1. You own a stock, and you’re concerned that the price of the stock may decline. What might you do to minimize risk of loss on the stock?
A. Buy a put
B. Buy a call
C. Write a put
D. Buy a warrant
2. At a single time, a stock’s price is $10 and the premium for a call option on the stock is $3.
The strike price on the option is $8. How should you explain the additional value of the
premium over the difference between strike price and stock price?
A. The stock price and option price may have been quoted at different times when stock
values were different.
B. The market value of the option premium equals the difference between the strike price
and the market value of the stock.
C. The market value of the option premium equals the difference between the stock
market value and the strike price plus a time premium.
D. The hypothetical price of the option is less than the time premium.
3. Which of the following strategies offers the greatest potential to maximize rate of return on a stock if the stock price rises after you implement the strategy?
A. Purchase a stock and supplement your return by purchasing a call option on the stock.
B. Assume a naked position in the stock with a call option.
C. Write a covered put on the stock.
D. Write a naked put on the stock.
4. You speculate that the value of a stock won’t drop, and you’re unwilling to purchase the
stock or pay a premium for an option. What position would you take to profit by the stock’s
price not dropping?
A. Write a put.
B. Purchase a call
C. Write a call.
D. Employ a covered position.
5. What is your profit or loss under the following circumstances when the stock price rises?
You buy a stock at $15 and simultaneously buy a put. The strike price on the put is $12,
and you pay a $5 premium. The stock price rises to $16.
A. $5 loss
B. $4 loss
C. $2 profit
D. $3 profit
6. What is your loss in the following situation? You write a naked put when the stock price is
$50. The strike price is $55, and the stock price drops to $40. Assume the option is near
expiration and the market doesn’t assign any additional value to the option’s intrinsic value.
7. What is your profit or loss under the following circumstances? You buy a stock for $30, and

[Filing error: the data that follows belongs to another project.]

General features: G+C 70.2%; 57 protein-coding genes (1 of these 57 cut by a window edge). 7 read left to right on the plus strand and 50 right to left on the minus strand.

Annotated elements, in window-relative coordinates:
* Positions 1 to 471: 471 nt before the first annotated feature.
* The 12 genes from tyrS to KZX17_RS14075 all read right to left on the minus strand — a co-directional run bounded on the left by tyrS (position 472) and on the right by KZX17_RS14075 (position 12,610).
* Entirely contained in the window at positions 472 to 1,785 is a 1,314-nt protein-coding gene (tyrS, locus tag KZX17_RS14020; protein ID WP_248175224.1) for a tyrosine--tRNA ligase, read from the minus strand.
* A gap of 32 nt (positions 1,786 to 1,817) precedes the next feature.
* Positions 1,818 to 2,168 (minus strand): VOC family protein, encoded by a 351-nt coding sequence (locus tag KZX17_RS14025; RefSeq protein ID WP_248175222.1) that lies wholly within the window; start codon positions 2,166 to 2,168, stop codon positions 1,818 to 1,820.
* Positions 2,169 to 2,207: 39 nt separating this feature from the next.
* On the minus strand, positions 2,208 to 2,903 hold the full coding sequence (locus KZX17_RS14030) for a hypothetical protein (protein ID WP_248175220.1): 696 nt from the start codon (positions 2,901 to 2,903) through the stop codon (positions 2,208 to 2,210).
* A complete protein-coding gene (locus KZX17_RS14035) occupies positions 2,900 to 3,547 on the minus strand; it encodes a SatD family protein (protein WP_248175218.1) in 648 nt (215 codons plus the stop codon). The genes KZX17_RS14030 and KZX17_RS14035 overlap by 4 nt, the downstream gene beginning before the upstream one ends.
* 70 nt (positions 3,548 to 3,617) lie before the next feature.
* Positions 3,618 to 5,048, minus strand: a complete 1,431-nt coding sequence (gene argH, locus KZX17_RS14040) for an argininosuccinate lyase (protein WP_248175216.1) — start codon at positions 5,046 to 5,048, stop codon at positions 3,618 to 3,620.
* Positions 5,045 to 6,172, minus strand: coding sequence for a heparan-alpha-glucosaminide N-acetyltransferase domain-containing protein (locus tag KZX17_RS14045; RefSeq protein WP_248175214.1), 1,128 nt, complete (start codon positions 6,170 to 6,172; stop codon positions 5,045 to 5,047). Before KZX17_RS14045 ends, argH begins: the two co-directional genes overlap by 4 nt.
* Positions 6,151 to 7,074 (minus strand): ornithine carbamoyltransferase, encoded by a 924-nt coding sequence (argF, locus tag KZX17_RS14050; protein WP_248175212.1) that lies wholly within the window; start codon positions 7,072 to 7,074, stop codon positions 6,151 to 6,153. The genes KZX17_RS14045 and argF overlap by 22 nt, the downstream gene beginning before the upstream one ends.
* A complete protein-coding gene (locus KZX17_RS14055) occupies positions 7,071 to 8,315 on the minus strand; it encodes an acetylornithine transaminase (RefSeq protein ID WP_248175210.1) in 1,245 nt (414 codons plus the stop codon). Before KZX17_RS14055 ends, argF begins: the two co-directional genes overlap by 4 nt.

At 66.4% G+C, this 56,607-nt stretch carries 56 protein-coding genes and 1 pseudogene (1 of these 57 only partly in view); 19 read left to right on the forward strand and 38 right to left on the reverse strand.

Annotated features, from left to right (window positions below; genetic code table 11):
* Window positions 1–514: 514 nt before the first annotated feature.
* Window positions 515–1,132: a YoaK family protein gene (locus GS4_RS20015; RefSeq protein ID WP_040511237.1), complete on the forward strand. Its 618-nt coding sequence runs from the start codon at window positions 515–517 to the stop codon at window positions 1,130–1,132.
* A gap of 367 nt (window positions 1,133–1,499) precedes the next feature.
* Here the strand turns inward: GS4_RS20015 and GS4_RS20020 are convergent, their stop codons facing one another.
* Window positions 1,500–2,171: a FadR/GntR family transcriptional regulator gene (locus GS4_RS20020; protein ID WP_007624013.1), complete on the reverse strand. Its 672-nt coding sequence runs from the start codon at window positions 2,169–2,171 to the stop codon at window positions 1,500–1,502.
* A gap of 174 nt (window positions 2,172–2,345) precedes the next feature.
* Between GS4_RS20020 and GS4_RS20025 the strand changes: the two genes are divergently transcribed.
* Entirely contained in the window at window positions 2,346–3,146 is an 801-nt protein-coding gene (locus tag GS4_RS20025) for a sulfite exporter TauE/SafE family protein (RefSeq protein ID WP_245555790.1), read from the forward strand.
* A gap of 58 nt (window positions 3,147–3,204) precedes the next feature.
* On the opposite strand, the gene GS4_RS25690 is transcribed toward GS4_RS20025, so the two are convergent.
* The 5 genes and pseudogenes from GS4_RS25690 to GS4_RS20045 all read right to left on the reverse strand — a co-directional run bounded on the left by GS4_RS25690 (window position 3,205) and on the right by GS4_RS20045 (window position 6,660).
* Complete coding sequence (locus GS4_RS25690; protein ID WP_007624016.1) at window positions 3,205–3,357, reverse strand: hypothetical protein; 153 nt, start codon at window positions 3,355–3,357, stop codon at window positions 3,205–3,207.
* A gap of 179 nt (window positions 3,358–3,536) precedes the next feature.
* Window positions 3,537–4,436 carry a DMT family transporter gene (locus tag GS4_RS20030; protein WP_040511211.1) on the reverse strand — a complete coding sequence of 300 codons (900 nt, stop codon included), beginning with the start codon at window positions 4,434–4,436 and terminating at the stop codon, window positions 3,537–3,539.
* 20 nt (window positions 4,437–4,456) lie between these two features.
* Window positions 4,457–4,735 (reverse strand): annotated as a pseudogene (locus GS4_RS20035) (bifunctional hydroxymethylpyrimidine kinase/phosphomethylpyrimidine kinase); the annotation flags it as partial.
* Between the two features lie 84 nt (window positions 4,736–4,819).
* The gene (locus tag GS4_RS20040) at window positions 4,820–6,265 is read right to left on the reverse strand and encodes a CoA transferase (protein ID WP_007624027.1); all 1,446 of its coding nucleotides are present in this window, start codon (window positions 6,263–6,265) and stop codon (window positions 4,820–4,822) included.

its price suddenly drops to $25. To avoid the risk of further losses, you buy a put with a
$30 strike price for $6. Subsequently, the stock price rises to $35, the option expires, and
you sell the stock.
A. $1 profit
B. $1 loss
C. $6 loss
D. $15 loss
8. What is your profit or loss under the following circumstances? You buy a stock for $25, and
simultaneously write a covered call with a $20 strike price and $7 premium. The stock
price rises to $28, and the buyer exercises the option and you sell your ownership in
A. $3 loss
B. $2 loss
C. $2 profit
D. $3 profit
9. Which of the following positions would ordinarily minimize potential loss in terms of
percentage of investment? Assume the loss would be realized during the term of
A. Purchase a stock at $25.
B. Purchase a stock at $25 and a call on the stock for a $5 premium with a $21
C. Purchase a call option for $4.
D. Purchase a stock at $25, and a put on the stock for a $5 premium with a $29
10. The risk of shorting a stock is greater than the risk of buying a put because
A. the stock price can fall to zero, while the put limits risk to the amount of the premium.
B. a stock price change results in a relatively smaller change in an option on that stock.
C. the maximum risk of a put is the premium, while the maximum risk of shorting is
unlimited because price can rise without limit.
D. options provide unlimited hedging opportunities that render option positions less risky
than short stock positions.
11. Although arbitrage presents potential profit opportunities, the likelihood of individual
investors finding arbitrage opportunities is limited by
A. the tendency for stock values to fall away from the efficient frontier.
B. hedge strategies that combine option and stock purchases all but eliminate
C. stock and option exchange managers, who are required to notify market makers when
arbitrage opportunities present themselves.
D. market makers, who are in a better position to detect and quickly capitalize before gaps
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